Knowing where the trap is-- that's the first step in evading it.
Let's take a look at 7 writing snares, and discover what we can do to get out of them.
1. Using Jargon
A technical terminology unique to a particular subject. Wordhippo
Specific industries and professions such as the medical or legal will use their own language. To a wider audience this kind of language sounds like nothing more than gobbledegook.
If you want to reach a wider audience you really need to give an explanation of what certain words mean if they're not that familiar with your audience.
Whatever you're writing you always want to make your message as clear as possible to the reader. Don't confuse your audience with terms, acronyms and jargon they won't understand.
2. Using Weasel Words
A word used to qualify a statement so as to make it potentially misleading. Wordhippo
Weasel words are the kind of words that are ambiguous and misleading, and can be used to confuse the reader without them even knowing it.
It's very easy for weasel words to creep into your writing if you let them, but with lots of practice you can just about eliminate them completely.
3. Using Vague Language
When you start using words like 'should,' might,' or 'may' you leave your audience thinking something has been missed out.
She spent some time swimming.
She spent one hour swimming.
Be sure about what you're writing about, give your reader clarity, or inform them that they have to fill in the missing pieces. Don't leave them hanging unless you have a specific reason.
4. Using Hedging Language
Hedging is the use of cautious language, making what you say less direct or certain. lincoln.ac.uk.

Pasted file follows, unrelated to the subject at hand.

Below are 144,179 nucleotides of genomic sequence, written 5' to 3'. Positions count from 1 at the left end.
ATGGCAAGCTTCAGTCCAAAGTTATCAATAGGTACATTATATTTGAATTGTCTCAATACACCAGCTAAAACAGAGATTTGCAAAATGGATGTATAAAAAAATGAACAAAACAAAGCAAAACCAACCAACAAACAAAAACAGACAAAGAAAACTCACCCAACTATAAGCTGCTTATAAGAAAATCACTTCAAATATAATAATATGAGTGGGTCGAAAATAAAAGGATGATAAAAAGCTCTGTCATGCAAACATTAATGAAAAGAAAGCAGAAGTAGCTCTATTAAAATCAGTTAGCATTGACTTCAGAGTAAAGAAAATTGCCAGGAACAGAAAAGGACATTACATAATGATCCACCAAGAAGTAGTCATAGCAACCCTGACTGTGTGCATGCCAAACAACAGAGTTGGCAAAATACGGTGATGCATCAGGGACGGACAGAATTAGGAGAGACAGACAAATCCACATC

- I feel like...
- It appears as though...
- It seems that...
- It would be great if...
Or just a polite way of being indirect to your audience.
This kind of language is often used in legal jargon because it frees lawyers and consultants from any responsibility on advice they may have given to their client.
5. Using Nominalisations
Is the process of changing verbs or adjectives to nouns. Academic English UK.
Nominalisations are nouns created from adjectives.
Noun - Distortion Verb - Distort
Noun - Intention Verb - Intend
Noun - Investigation - Verb - Investigate
Noun - Failure - Verb - Fail
Sometimes nominalisations can be a better choice if you're using something that is familiar to your reader, like a relationship. You can use this as a way of expressing the way people interact with each other, or objects.
6. Using Abstract Words
In language, abstract words are words that refer to ideas, beliefs and other intangible things. Study.com.
We instinctively know what abstract words are because they are so powerful, but up close their meaning can be vague.
Depending on the context used, abstract words can mean just about anything to the reader. Using these words frequently your audience is left to their own thoughts as to the real meaning.
7. Using Too Much Padding
Unnecessary words or information used to make a piece of writing or a speech longer. Collins Dictionary.
Your aim should be clear writing unless you have a reason to leave certain information out which you think will benefit your audience. Stay away from adding words that don't need to be in a sentence. Keep only what is necessary in your sentences. You'll find your readers will be a lot happier.
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